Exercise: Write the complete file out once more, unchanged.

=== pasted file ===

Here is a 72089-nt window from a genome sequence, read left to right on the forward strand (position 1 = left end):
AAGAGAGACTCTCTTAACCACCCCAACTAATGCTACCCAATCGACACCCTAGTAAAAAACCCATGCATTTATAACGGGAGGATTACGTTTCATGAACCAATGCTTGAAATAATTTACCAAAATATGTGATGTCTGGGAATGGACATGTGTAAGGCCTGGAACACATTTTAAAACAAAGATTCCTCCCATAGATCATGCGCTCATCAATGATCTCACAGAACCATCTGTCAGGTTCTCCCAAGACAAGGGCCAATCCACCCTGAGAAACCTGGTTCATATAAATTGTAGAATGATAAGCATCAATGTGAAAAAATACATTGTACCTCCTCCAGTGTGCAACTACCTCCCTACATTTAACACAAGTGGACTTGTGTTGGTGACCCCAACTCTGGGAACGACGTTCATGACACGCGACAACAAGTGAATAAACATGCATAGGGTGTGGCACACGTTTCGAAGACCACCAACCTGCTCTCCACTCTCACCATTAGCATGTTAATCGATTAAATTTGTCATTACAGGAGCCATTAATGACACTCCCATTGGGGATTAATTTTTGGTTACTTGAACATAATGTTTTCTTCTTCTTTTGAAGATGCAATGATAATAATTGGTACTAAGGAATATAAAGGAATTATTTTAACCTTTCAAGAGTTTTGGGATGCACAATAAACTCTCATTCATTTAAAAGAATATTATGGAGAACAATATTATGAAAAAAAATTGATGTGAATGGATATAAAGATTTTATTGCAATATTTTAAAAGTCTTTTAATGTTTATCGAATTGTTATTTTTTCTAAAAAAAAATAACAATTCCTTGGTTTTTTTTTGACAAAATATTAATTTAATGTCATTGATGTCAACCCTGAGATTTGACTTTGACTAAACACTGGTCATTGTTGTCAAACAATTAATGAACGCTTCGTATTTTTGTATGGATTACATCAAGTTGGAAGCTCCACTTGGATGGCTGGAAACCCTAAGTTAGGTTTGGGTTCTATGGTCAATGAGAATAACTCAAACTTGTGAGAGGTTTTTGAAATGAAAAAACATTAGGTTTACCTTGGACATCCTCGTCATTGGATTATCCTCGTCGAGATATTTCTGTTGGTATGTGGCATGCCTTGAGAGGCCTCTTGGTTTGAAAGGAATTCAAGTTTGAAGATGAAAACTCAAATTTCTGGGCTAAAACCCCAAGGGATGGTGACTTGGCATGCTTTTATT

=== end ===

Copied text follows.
Here is a 72089-nt window from a genome sequence, read left to right on the forward strand (position 1 = left end):
AAGAGAGACTCTCTTAACCACCCCAACTAATGCTACCCAATCGACACCCTAGTAAAAAACCCATGCATTTATAACGGGAGGATTACGTTTCATGAACCAATGCTTGAAATAATTTACCAAAATATGTGATGTCTGGGAATGGACATGTGTAAGGCCTGGAACACATTTTAAAACAAAGATTCCTCCCATAGATCATGCGCTCATCAATGATCTCACAGAACCATCTGTCAGGTTCTCCCAAGACAAGGGCCAATCCACCCTGAGAAACCTGGTTCATATAAATTGTAGAATGATAAGCATCAATGTGAAAAAATACATTGTACCTCCTCCAGTGTGCAACTACCTCCCTACATTTAACACAAGTGGACTTGTGTTGGTGACCCCAACTCTGGGAACGACGTTCATGACACGCGACAACAAGTGAATAAACATGCATAGGGTGTGGCACACGTTTCGAAGACCACCAACCTGCTCTCCACTCTCACCATTAGCATGTTAATCGATTAAATTTGTCATTACAGGAGCCATTAATGACACTCCCATTGGGGATTAATTTTTGGTTACTTGAACATAATGTTTTCTTCTTCTTTTGAAGATGCAATGATAATAATTGGTACTAAGGAATATAAAGGAATTATTTTAACCTTTCAAGAGTTTTGGGATGCACAATAAACTCTCATTCATTTAAAAGAATATTATGGAGAACAATATTATGAAAAAAAATTGATGTGAATGGATATAAAGATTTTATTGCAATATTTTAAAAGTCTTTTAATGTTTATCGAATTGTTATTTTTTCTAAAAAAAAATAACAATTCCTTGGTTTTTTTTTGACAAAATATTAATTTAATGTCATTGATGTCAACCCTGAGATTTGACTTTGACTAAACACTGGTCATTGTTGTCAAACAATTAATGAACGCTTCGTATTTTTGTATGGATTACATCAAGTTGGAAGCTCCACTTGGATGGCTGGAAACCCTAAGTTAGGTTTGGGTTCTATGGTCAATGAGAATAACTCAAACTTGTGAGAGGTTTTTGAAATGAAAAAACATTAGGTTTACCTTGGACATCCTCGTCATTGGATTATCCTCGTCGAGATATTTCTGTTGGTATGTGGCATGCCTTGAGAGGCCTCTTGGTTTGAAAGGAATTCAAGTTTGAAGATGAAAACTCAAATTTCTGGGCTAAAACCCCAAGGGATGGTGACTTGGCATGCTTTTATT